Increasing the Effectiveness and Sustainability of the Nation’s Entitlement Programs

The United States faces a large and growing fiscal challenge that is being ignored by most of the nation’s policymakers. The Congressional Budget Office (CBO) projects that debt held by the public will reach 100 percent of gross domestic product (GDP) in 2039.

The primary cause of the problem is the steady, decades-long rise in entitlement spending. Over the past 75 years, the United States has built a vast and sprawling network of social welfare protections and programs—the entitlement state. These programs’ cumulative costs now threaten to push the federal government past the point of insolvency.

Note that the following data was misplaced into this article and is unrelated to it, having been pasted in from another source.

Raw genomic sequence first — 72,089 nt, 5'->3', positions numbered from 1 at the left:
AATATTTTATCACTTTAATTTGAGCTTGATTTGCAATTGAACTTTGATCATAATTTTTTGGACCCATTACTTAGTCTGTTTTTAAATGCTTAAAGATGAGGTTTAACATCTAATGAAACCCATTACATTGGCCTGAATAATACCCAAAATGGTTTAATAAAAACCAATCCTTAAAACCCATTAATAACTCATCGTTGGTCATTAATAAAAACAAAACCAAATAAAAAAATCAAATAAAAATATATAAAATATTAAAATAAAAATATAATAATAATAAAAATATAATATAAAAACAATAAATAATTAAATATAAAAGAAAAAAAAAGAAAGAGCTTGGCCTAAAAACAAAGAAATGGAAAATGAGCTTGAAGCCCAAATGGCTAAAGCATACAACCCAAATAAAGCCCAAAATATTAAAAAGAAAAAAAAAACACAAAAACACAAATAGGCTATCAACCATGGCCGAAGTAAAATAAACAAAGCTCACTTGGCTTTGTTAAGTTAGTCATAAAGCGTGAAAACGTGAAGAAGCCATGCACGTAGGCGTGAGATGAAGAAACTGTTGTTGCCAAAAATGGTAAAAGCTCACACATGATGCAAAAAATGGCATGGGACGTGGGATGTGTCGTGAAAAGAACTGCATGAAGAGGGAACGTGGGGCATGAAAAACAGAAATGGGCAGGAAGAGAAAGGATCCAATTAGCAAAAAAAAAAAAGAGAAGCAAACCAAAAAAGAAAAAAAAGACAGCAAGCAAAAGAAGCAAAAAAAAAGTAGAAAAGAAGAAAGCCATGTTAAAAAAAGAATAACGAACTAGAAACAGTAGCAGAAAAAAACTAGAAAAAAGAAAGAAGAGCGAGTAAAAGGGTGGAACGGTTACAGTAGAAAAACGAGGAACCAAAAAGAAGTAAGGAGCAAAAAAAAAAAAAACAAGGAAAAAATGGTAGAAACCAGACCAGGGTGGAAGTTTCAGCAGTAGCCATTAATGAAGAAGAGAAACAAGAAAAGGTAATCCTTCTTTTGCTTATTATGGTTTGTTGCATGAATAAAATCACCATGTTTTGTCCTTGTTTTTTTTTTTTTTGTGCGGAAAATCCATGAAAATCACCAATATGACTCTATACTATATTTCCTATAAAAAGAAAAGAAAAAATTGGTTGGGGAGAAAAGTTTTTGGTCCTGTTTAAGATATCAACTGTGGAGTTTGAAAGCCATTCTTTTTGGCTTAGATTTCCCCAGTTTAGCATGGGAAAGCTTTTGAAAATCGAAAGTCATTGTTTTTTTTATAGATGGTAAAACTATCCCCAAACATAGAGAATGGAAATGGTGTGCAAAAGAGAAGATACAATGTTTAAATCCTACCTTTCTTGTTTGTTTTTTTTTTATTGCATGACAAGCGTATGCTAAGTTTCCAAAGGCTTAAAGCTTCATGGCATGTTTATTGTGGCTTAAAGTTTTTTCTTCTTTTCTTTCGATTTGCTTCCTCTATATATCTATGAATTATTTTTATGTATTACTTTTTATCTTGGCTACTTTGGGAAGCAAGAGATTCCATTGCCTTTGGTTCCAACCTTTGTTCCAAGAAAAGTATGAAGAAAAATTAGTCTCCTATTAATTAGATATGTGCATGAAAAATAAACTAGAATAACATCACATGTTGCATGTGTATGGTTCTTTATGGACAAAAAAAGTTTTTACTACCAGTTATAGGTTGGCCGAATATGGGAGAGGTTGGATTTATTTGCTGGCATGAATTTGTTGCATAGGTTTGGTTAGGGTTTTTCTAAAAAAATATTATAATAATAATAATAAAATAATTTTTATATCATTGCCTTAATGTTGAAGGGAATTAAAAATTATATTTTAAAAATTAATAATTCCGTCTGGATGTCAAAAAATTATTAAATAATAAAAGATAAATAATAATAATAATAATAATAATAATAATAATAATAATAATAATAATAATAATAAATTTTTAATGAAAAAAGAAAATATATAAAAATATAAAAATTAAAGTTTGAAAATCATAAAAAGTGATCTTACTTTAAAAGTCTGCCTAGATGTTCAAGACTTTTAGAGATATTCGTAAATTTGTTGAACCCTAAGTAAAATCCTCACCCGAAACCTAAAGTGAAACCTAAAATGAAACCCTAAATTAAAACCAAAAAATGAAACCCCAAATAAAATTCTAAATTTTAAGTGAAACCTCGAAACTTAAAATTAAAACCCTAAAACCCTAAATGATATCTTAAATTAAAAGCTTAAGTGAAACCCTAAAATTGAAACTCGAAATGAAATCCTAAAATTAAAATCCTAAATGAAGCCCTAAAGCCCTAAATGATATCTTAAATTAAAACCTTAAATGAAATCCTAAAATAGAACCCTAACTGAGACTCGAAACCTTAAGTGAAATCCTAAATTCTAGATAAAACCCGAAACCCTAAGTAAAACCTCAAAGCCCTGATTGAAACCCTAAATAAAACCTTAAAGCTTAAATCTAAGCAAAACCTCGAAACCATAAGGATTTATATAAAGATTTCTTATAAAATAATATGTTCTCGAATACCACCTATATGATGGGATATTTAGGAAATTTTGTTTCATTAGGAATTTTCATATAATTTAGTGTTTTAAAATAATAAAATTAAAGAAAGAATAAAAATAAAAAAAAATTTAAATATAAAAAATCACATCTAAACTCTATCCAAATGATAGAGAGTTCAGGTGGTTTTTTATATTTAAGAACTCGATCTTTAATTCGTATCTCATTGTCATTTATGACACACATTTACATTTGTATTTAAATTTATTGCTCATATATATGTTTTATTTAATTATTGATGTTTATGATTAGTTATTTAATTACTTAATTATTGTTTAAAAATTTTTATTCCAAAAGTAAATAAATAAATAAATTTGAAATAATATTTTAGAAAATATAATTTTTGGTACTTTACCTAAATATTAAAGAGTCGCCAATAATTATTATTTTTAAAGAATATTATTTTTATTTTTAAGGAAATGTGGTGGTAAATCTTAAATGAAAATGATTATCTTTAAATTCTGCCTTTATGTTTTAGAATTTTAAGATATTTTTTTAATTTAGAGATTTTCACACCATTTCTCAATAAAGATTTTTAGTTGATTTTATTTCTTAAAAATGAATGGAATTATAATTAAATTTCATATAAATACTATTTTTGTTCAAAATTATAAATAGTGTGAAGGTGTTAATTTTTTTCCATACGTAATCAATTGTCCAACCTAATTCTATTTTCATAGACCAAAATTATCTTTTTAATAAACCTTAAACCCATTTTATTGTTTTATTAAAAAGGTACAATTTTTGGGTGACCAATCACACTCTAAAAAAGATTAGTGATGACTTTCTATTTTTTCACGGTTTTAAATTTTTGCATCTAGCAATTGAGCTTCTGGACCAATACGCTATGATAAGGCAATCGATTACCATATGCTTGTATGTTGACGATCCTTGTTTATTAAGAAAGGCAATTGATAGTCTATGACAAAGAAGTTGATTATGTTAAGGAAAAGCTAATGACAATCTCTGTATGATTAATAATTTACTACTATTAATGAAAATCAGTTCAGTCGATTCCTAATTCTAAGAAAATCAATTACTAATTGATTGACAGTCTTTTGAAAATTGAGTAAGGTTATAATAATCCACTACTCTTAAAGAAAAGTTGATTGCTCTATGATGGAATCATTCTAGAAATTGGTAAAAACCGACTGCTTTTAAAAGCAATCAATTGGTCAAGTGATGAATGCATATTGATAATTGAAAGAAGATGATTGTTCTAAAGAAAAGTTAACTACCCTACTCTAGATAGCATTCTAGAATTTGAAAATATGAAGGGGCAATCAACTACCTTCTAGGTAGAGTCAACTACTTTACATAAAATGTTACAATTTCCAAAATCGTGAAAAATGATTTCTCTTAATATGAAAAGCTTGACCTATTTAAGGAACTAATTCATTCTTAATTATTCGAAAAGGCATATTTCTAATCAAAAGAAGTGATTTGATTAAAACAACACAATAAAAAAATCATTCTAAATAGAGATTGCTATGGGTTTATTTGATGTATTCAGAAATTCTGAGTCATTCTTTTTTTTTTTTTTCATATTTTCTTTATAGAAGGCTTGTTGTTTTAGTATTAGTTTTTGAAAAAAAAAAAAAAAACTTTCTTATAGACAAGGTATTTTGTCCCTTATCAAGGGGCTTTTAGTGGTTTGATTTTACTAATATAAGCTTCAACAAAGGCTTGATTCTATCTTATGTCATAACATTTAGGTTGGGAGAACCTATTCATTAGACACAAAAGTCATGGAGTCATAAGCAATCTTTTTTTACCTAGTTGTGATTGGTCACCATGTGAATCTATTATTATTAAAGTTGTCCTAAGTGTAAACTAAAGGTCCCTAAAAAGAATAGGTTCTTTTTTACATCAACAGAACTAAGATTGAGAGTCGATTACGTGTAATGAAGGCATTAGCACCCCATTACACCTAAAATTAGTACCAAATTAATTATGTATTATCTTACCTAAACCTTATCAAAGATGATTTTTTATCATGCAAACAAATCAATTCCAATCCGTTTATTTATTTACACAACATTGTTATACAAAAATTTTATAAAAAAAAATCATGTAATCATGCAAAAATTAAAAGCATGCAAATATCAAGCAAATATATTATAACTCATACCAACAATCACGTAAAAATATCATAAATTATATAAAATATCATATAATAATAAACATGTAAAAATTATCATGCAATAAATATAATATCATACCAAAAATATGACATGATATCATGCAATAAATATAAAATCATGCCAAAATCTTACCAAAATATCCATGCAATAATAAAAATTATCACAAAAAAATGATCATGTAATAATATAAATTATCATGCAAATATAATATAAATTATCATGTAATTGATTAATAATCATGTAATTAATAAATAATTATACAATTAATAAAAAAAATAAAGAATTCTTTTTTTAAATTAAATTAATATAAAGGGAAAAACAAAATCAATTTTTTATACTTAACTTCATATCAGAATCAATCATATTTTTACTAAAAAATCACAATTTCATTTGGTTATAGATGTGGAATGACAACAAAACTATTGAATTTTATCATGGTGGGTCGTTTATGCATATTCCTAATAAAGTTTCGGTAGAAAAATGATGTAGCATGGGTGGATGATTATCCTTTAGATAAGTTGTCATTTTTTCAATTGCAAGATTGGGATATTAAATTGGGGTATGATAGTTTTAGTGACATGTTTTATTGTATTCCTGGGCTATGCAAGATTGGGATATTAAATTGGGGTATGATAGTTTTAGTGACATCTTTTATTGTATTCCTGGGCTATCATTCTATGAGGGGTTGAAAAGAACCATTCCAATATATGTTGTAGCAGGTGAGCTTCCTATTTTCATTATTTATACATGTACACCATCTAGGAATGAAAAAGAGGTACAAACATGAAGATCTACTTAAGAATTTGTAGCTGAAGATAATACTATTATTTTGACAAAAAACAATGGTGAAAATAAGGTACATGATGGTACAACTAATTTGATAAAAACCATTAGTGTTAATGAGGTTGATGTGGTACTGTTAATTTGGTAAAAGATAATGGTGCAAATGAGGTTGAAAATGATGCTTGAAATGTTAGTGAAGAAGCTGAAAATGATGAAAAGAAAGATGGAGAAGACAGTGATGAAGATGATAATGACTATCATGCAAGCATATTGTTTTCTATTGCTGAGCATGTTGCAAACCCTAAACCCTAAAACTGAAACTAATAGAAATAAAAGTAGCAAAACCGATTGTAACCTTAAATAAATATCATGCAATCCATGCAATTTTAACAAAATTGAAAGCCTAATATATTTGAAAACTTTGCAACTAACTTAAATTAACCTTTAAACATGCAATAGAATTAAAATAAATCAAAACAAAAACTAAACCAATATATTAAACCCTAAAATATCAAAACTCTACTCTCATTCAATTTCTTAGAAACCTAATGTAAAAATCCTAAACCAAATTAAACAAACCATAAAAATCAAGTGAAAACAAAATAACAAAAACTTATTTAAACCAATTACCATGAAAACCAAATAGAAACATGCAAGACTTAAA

However, it is insufficient to base a push for reform on a fiscal rationale alone. Reforms must be—and must be understood by the public as—good ideas that improve the programs’ effectiveness and efficiency, separate and apart from budgetary effects. Although entitlement programs vary greatly in their roles and design, the important themes for reform should be: promotion of work, personal responsibility, and innovation and high quality in health care.

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